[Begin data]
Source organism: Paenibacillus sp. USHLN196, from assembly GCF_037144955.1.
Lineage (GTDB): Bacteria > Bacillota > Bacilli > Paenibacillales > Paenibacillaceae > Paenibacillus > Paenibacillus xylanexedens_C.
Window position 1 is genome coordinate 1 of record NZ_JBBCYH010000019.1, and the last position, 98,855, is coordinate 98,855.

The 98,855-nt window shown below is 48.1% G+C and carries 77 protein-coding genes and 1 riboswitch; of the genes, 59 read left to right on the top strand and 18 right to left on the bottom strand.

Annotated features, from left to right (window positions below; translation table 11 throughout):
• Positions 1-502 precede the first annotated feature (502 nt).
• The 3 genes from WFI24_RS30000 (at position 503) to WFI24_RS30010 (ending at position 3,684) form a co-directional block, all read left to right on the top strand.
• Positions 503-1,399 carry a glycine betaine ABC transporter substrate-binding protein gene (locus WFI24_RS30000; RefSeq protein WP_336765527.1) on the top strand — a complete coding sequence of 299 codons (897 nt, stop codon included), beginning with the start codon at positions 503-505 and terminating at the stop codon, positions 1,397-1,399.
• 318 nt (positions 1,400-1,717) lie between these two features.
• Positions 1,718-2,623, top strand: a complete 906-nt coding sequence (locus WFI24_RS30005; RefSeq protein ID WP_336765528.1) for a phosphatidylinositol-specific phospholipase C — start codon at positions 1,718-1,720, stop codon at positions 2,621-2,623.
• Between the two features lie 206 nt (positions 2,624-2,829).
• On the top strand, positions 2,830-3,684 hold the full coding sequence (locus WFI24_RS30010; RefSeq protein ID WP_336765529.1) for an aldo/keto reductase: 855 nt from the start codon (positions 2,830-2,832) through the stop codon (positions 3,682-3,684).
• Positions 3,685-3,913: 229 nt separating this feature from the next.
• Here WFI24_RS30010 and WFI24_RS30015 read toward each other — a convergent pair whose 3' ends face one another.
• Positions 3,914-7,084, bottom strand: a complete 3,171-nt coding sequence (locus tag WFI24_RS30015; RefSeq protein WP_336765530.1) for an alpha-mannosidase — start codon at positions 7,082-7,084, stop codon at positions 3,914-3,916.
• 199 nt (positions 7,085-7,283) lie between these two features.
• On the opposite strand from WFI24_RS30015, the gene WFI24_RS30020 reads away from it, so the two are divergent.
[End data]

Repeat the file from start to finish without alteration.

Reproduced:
Source organism: Paenibacillus sp. USHLN196, from assembly GCF_037144955.1.
Lineage (GTDB): Bacteria > Bacillota > Bacilli > Paenibacillales > Paenibacillaceae > Paenibacillus > Paenibacillus xylanexedens_C.
Window position 1 is genome coordinate 1 of record NZ_JBBCYH010000019.1, and the last position, 98,855, is coordinate 98,855.

The 98,855-nt window shown below is 48.1% G+C and carries 77 protein-coding genes and 1 riboswitch; of the genes, 59 read left to right on the top strand and 18 right to left on the bottom strand.

Annotated features, from left to right (window positions below; translation table 11 throughout):
• Positions 1-502 precede the first annotated feature (502 nt).
• The 3 genes from WFI24_RS30000 (at position 503) to WFI24_RS30010 (ending at position 3,684) form a co-directional block, all read left to right on the top strand.
• Positions 503-1,399 carry a glycine betaine ABC transporter substrate-binding protein gene (locus WFI24_RS30000; RefSeq protein WP_336765527.1) on the top strand — a complete coding sequence of 299 codons (897 nt, stop codon included), beginning with the start codon at positions 503-505 and terminating at the stop codon, positions 1,397-1,399.
• 318 nt (positions 1,400-1,717) lie between these two features.
• Positions 1,718-2,623, top strand: a complete 906-nt coding sequence (locus WFI24_RS30005; RefSeq protein ID WP_336765528.1) for a phosphatidylinositol-specific phospholipase C — start codon at positions 1,718-1,720, stop codon at positions 2,621-2,623.
• Between the two features lie 206 nt (positions 2,624-2,829).
• On the top strand, positions 2,830-3,684 hold the full coding sequence (locus WFI24_RS30010; RefSeq protein ID WP_336765529.1) for an aldo/keto reductase: 855 nt from the start codon (positions 2,830-2,832) through the stop codon (positions 3,682-3,684).
• Positions 3,685-3,913: 229 nt separating this feature from the next.
• Here WFI24_RS30010 and WFI24_RS30015 read toward each other — a convergent pair whose 3' ends face one another.
• Positions 3,914-7,084, bottom strand: a complete 3,171-nt coding sequence (locus tag WFI24_RS30015; RefSeq protein WP_336765530.1) for an alpha-mannosidase — start codon at positions 7,082-7,084, stop codon at positions 3,914-3,916.
• 199 nt (positions 7,085-7,283) lie between these two features.
• On the opposite strand from WFI24_RS30015, the gene WFI24_RS30020 reads away from it, so the two are divergent.